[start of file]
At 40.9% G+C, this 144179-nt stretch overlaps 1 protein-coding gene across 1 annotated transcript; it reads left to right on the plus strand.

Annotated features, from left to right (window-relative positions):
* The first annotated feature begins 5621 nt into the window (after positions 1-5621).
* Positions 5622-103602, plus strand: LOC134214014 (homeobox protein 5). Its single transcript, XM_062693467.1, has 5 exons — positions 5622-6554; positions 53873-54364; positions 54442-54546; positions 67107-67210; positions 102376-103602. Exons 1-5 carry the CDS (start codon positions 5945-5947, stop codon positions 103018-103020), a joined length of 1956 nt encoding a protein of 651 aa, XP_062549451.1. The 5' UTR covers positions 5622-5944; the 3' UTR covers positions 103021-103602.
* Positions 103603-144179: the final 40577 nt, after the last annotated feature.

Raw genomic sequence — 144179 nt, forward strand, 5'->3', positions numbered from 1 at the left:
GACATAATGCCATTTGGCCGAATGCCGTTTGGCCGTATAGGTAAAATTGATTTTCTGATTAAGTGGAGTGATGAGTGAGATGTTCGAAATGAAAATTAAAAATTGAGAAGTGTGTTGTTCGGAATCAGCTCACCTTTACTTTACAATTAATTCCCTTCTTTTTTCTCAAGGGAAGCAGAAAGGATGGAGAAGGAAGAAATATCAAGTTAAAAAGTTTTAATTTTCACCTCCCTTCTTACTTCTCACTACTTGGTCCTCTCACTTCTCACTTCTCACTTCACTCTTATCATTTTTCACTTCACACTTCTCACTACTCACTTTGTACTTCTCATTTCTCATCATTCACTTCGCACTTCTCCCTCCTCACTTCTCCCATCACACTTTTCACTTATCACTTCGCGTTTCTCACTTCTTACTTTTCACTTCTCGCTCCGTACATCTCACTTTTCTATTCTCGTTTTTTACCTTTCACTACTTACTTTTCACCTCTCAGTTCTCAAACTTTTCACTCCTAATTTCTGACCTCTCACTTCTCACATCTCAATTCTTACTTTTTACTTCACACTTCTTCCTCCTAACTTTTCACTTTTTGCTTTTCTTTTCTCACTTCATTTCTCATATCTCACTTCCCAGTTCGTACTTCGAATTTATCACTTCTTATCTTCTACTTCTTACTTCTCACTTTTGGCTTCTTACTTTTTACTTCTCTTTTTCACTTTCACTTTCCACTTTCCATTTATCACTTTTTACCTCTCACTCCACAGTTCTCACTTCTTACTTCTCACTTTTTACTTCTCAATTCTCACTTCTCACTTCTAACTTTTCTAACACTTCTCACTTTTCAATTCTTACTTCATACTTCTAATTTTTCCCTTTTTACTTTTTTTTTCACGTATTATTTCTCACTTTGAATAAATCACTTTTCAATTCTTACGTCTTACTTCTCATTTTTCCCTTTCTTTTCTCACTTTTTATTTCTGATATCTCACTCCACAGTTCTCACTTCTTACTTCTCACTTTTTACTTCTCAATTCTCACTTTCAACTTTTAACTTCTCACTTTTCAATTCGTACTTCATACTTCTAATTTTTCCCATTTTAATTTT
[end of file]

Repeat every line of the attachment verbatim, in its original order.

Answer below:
At 40.9% G+C, this 144179-nt stretch overlaps 1 protein-coding gene across 1 annotated transcript; it reads left to right on the plus strand.

Annotated features, from left to right (window-relative positions):
* The first annotated feature begins 5621 nt into the window (after positions 1-5621).
* Positions 5622-103602, plus strand: LOC134214014 (homeobox protein 5). Its single transcript, XM_062693467.1, has 5 exons — positions 5622-6554; positions 53873-54364; positions 54442-54546; positions 67107-67210; positions 102376-103602. Exons 1-5 carry the CDS (start codon positions 5945-5947, stop codon positions 103018-103020), a joined length of 1956 nt encoding a protein of 651 aa, XP_062549451.1. The 5' UTR covers positions 5622-5944; the 3' UTR covers positions 103021-103602.
* Positions 103603-144179: the final 40577 nt, after the last annotated feature.

Raw genomic sequence — 144179 nt, forward strand, 5'->3', positions numbered from 1 at the left:
GACATAATGCCATTTGGCCGAATGCCGTTTGGCCGTATAGGTAAAATTGATTTTCTGATTAAGTGGAGTGATGAGTGAGATGTTCGAAATGAAAATTAAAAATTGAGAAGTGTGTTGTTCGGAATCAGCTCACCTTTACTTTACAATTAATTCCCTTCTTTTTTCTCAAGGGAAGCAGAAAGGATGGAGAAGGAAGAAATATCAAGTTAAAAAGTTTTAATTTTCACCTCCCTTCTTACTTCTCACTACTTGGTCCTCTCACTTCTCACTTCTCACTTCACTCTTATCATTTTTCACTTCACACTTCTCACTACTCACTTTGTACTTCTCATTTCTCATCATTCACTTCGCACTTCTCCCTCCTCACTTCTCCCATCACACTTTTCACTTATCACTTCGCGTTTCTCACTTCTTACTTTTCACTTCTCGCTCCGTACATCTCACTTTTCTATTCTCGTTTTTTACCTTTCACTACTTACTTTTCACCTCTCAGTTCTCAAACTTTTCACTCCTAATTTCTGACCTCTCACTTCTCACATCTCAATTCTTACTTTTTACTTCACACTTCTTCCTCCTAACTTTTCACTTTTTGCTTTTCTTTTCTCACTTCATTTCTCATATCTCACTTCCCAGTTCGTACTTCGAATTTATCACTTCTTATCTTCTACTTCTTACTTCTCACTTTTGGCTTCTTACTTTTTACTTCTCTTTTTCACTTTCACTTTCCACTTTCCATTTATCACTTTTTACCTCTCACTCCACAGTTCTCACTTCTTACTTCTCACTTTTTACTTCTCAATTCTCACTTCTCACTTCTAACTTTTCTAACACTTCTCACTTTTCAATTCTTACTTCATACTTCTAATTTTTCCCTTTTTACTTTTTTTTTCACGTATTATTTCTCACTTTGAATAAATCACTTTTCAATTCTTACGTCTTACTTCTCATTTTTCCCTTTCTTTTCTCACTTTTTATTTCTGATATCTCACTCCACAGTTCTCACTTCTTACTTCTCACTTTTTACTTCTCAATTCTCACTTTCAACTTTTAACTTCTCACTTTTCAATTCGTACTTCATACTTCTAATTTTTCCCATTTTAATTTT